As an example, to calculate the net force acting on body a, we start at the root node, which is an internal node. It represents the center-of-mass of the five bodies a, b, c, d, and e, which have masses 1, 2, 3, 4, and 5 kg, respectively. The force calculation proceeds as follows: 1. The first node examined is the root. The quotient s/d = 100/55.7 > θ = 0.5, so we perform the process recursively on each of the root's children.
2. The first child is body a itself. A node does not exert force on itself, so we don't do anything.
3. This child represents the northeast quadrant of the space, and contains the center-of-mass of bodies b, c, and d. Now s/d = 50/77.4 > θ so we recursively calculate the force exerted by the node's only child.
4. This is also an internal node, representing the northeast quadrant of its parent, and containing the center-of-mass of bodies b, c, and d. Now s/d = 25/77.4 < θ. Treating the internal node as a single body whose mass is the sum of the masses of b, c, and d, we calculate the force exerted on body a, and add this value to the net force exerted on a. Since the parent of this node has no more children, we continue examining the other children of the root.
5. The next child is the one containing body e. This is an external node, so we calculate the pairwise force between a and e, and add this to a's net force.

Your Assignment. Implement the Barnes-Hut algorithm and animate the results using Turtle graphics.

• Brute force implementation. In Assignment 2, you implemented a brute force solution. We provide an object-oriented version of that assignment that uses an array of Body objects. Because we are now interested in plotting thousands of bodies, we plot each one as a single pixel instead of with an image. Accordingly, the input format replaces the name of the picture file with three integers (r, g, b) that encode the RGB color. Otherwise the format is identical to Assignment 2. Download Body.java and NBodyBrute.java. Test the code on a few of the smaller data sets. As you can see, the program becomes sluggish very quickly as the size of the input file grows.

• Create a data type for quadrants. In the Barnes-Hut algorithm, given a body, you must determine in which subdivision of the plane it lies. Create a data type Quad to represent a square subdivision of the plane. Implement the following public interface:
• `public Quad(double xmid, double ymid, double length)`: create a new quadrant centered at (xmid, ymid) of the given side length.
• `public boolean contains(double x, double y)`: Return true if (x, y) is in the quadrant, and false otherwise.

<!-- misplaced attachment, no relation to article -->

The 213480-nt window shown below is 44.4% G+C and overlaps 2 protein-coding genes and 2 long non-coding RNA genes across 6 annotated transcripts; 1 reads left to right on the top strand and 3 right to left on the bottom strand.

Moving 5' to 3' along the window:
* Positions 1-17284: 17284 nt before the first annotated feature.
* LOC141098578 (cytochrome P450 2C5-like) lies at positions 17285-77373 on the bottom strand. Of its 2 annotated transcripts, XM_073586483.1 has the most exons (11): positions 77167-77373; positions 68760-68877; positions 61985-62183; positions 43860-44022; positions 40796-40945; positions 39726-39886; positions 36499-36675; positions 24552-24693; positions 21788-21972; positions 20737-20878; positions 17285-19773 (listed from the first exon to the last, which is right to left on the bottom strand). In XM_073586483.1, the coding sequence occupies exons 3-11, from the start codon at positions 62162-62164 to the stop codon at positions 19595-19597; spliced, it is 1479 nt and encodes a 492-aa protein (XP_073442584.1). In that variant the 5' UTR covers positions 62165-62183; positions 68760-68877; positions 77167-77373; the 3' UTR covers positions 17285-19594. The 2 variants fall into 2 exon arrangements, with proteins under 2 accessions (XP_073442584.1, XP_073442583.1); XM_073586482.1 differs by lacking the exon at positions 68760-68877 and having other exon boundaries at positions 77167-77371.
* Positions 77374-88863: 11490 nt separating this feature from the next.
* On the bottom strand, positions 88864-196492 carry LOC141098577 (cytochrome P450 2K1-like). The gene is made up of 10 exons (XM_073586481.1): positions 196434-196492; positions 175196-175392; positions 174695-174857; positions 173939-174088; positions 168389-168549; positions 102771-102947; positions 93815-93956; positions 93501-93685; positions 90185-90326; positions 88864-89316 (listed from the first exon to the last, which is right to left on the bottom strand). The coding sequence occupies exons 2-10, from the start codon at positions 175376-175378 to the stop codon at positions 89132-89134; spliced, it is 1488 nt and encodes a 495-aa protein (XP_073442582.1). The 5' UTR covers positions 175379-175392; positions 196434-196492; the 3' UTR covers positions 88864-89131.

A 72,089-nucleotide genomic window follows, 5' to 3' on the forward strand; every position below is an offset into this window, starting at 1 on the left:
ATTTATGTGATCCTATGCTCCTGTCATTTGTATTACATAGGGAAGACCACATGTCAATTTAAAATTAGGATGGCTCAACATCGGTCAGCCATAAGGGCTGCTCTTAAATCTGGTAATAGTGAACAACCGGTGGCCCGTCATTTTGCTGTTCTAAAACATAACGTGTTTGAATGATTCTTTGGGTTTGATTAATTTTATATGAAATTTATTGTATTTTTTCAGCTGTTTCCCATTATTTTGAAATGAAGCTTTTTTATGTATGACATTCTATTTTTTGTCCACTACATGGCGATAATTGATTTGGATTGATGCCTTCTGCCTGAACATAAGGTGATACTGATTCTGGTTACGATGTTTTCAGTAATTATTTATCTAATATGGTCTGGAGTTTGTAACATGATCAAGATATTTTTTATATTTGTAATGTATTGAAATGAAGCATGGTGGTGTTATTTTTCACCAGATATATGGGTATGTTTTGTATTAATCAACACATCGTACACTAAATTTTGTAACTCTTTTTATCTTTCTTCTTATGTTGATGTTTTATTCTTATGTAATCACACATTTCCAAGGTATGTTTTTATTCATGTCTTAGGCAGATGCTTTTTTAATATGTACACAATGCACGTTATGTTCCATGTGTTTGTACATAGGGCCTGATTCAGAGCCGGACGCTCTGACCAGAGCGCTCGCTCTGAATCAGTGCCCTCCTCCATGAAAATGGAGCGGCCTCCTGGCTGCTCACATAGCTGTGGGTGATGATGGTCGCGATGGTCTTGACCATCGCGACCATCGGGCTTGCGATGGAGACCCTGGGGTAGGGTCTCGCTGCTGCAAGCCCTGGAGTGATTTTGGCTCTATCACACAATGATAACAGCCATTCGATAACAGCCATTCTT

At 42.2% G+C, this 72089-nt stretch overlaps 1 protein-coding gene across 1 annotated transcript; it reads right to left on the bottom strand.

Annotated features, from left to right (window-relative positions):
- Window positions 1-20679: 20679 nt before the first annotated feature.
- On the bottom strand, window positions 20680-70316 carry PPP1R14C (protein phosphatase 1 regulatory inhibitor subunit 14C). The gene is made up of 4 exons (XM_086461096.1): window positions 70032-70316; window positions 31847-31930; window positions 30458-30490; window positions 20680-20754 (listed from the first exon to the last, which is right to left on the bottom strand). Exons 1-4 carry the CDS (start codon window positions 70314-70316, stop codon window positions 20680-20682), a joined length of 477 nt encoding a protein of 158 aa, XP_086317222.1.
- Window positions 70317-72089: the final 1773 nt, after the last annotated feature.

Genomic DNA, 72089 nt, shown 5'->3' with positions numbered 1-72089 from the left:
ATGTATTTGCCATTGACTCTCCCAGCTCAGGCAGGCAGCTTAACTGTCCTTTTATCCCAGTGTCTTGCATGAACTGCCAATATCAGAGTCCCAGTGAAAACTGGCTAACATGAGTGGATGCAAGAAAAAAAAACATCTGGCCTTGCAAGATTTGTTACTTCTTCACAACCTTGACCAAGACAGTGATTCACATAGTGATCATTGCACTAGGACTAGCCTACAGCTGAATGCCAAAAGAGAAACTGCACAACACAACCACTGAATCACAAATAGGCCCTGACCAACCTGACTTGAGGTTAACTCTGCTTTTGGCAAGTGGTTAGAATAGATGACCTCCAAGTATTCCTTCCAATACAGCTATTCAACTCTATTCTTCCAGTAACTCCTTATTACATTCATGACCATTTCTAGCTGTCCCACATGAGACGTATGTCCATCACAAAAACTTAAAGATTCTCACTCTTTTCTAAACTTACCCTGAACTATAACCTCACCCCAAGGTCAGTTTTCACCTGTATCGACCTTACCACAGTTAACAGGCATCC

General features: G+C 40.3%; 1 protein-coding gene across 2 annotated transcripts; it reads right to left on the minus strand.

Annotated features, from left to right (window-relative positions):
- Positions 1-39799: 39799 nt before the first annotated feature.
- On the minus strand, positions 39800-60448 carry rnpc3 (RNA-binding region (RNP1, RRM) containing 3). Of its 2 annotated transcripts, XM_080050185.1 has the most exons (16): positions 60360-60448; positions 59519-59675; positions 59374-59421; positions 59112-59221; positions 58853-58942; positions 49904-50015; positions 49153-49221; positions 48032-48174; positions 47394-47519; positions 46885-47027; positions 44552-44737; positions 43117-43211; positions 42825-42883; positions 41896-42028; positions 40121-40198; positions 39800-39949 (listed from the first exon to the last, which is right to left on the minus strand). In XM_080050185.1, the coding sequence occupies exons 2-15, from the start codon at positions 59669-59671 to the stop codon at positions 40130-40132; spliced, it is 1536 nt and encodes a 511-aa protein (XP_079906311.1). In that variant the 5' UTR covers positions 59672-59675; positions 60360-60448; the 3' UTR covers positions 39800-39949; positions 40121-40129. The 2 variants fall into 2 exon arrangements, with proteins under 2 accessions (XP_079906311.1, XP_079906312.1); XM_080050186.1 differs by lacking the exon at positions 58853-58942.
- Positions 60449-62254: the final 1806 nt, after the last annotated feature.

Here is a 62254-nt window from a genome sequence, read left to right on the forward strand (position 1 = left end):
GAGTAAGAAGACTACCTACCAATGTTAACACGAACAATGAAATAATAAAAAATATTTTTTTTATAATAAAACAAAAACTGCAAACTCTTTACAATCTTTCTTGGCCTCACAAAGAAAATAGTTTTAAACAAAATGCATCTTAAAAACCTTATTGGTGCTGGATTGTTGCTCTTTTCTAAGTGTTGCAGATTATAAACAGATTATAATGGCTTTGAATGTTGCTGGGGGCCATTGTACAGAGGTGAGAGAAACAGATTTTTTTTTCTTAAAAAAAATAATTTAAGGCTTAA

• `public double length()`: Returns the length of a side of the quadrant.
• `public Quad NW(), NE(), SW(), and SE()`: These four methods create and return a new `Quad` representing a sub-quadrant of the invoking quadrant.

• Modify the Body data type. The Body data type now represents both individual bodies (external nodes of the Barnes-Hut tree) and groups of bodies (internal nodes). For an internal node, the data member mass represents the total mass of a group of bodies, rx represents the x-coordinate of the group's center of mass, and ry represents the y-coordinate. The remaining data members can be ignored. Add the following methods to the Body data type.
• `public boolean in(Quad q)`: Returns true if the invoking body is in quadrant `q` and false otherwise.
• `public Body plus(Body b)`: return a new Body that represents the center-of-mass of the the invoking body a and b. Use the formula provided above.

• Create the Barnes-Hut tree data type. This is the trickiest part of the assignment. A Barnes-Hut tree contains some data (a body and a quadrant), plus four references to other Barnes-Hut trees. In Java, we can define it as below.
```public class BHTree {
private Body body;     // body or aggregate body stored in this node
private BHTree NW;     // tree representing northwest quadrant
private BHTree NE;     // tree representing northeast quadrant
private BHTree SW;     // tree representing southwest quadrant
private BHTree SE;     // tree representing southeast quadrant
}
```
You must implement the following constructors and methods:

• public BHTree(Quad q): create a Barnes-Hut tree with no bodies, representing the given quadrant.

• public void insert(Body b): add the body b to the invoking Barnes-Hut tree.

• public void updateForce(Body b): approximate the net force acting on body b from all the bodies in the invoking Barnes-Hut tree, and update b's force accordingly.

• Implement the Barnes-Hut algorithm. Create a program NBody.java, based on NBodyBrute.java, that performs the Barnes-Hut algorithm. For each step of the simulation, create a new Barnes-Hut tree from scratch, and insert all of the bodies. Since the Barnes-Hut tree represents a finite region in the plane, only insert those bodies that are inside the boundaries. After inserting all of the bodies, reset the net force acting on each body and call `updateForce` to recalculate it. Then, update the positions of the bodies and plot them.
This assignment was developed by Tom Ventimiglia and Kevin Wayne.